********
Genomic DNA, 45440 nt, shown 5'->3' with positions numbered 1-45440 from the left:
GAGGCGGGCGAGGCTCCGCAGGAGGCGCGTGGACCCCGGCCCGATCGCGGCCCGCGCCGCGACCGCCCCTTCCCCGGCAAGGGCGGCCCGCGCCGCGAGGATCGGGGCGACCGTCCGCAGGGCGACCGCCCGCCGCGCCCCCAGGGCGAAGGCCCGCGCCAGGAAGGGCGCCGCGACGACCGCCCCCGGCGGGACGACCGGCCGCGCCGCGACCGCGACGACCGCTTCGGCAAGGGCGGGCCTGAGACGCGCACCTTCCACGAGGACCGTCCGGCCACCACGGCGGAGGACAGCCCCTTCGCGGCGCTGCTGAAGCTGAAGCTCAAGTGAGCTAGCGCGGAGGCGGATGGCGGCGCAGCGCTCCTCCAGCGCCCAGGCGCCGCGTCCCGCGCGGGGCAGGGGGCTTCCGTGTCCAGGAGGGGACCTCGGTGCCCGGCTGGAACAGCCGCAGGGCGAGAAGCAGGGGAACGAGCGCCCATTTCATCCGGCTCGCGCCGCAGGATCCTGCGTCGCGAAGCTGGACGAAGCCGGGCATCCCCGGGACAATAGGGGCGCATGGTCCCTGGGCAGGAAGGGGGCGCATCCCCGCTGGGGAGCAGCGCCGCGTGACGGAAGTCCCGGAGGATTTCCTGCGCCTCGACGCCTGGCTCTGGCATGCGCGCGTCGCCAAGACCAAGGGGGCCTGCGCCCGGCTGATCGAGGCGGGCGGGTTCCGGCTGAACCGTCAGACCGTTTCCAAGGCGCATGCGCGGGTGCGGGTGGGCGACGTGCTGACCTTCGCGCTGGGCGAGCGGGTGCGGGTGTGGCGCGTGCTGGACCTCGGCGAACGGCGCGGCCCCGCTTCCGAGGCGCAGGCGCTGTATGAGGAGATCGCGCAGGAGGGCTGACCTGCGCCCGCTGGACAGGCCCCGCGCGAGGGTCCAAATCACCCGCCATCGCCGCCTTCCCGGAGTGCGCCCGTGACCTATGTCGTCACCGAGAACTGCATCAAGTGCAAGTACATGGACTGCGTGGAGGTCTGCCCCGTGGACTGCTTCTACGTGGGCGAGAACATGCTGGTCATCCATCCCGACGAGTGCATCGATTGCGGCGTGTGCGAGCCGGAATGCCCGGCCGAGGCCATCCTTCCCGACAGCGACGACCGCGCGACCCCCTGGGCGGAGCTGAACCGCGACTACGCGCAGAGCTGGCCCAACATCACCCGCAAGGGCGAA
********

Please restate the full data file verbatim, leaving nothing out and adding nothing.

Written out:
Genomic DNA, 45440 nt, shown 5'->3' with positions numbered 1-45440 from the left:
GAGGCGGGCGAGGCTCCGCAGGAGGCGCGTGGACCCCGGCCCGATCGCGGCCCGCGCCGCGACCGCCCCTTCCCCGGCAAGGGCGGCCCGCGCCGCGAGGATCGGGGCGACCGTCCGCAGGGCGACCGCCCGCCGCGCCCCCAGGGCGAAGGCCCGCGCCAGGAAGGGCGCCGCGACGACCGCCCCCGGCGGGACGACCGGCCGCGCCGCGACCGCGACGACCGCTTCGGCAAGGGCGGGCCTGAGACGCGCACCTTCCACGAGGACCGTCCGGCCACCACGGCGGAGGACAGCCCCTTCGCGGCGCTGCTGAAGCTGAAGCTCAAGTGAGCTAGCGCGGAGGCGGATGGCGGCGCAGCGCTCCTCCAGCGCCCAGGCGCCGCGTCCCGCGCGGGGCAGGGGGCTTCCGTGTCCAGGAGGGGACCTCGGTGCCCGGCTGGAACAGCCGCAGGGCGAGAAGCAGGGGAACGAGCGCCCATTTCATCCGGCTCGCGCCGCAGGATCCTGCGTCGCGAAGCTGGACGAAGCCGGGCATCCCCGGGACAATAGGGGCGCATGGTCCCTGGGCAGGAAGGGGGCGCATCCCCGCTGGGGAGCAGCGCCGCGTGACGGAAGTCCCGGAGGATTTCCTGCGCCTCGACGCCTGGCTCTGGCATGCGCGCGTCGCCAAGACCAAGGGGGCCTGCGCCCGGCTGATCGAGGCGGGCGGGTTCCGGCTGAACCGTCAGACCGTTTCCAAGGCGCATGCGCGGGTGCGGGTGGGCGACGTGCTGACCTTCGCGCTGGGCGAGCGGGTGCGGGTGTGGCGCGTGCTGGACCTCGGCGAACGGCGCGGCCCCGCTTCCGAGGCGCAGGCGCTGTATGAGGAGATCGCGCAGGAGGGCTGACCTGCGCCCGCTGGACAGGCCCCGCGCGAGGGTCCAAATCACCCGCCATCGCCGCCTTCCCGGAGTGCGCCCGTGACCTATGTCGTCACCGAGAACTGCATCAAGTGCAAGTACATGGACTGCGTGGAGGTCTGCCCCGTGGACTGCTTCTACGTGGGCGAGAACATGCTGGTCATCCATCCCGACGAGTGCATCGATTGCGGCGTGTGCGAGCCGGAATGCCCGGCCGAGGCCATCCTTCCCGACAGCGACGACCGCGCGACCCCCTGGGCGGAGCTGAACCGCGACTACGCGCAGAGCTGGCCCAACATCACCCGCAAGGGCGAA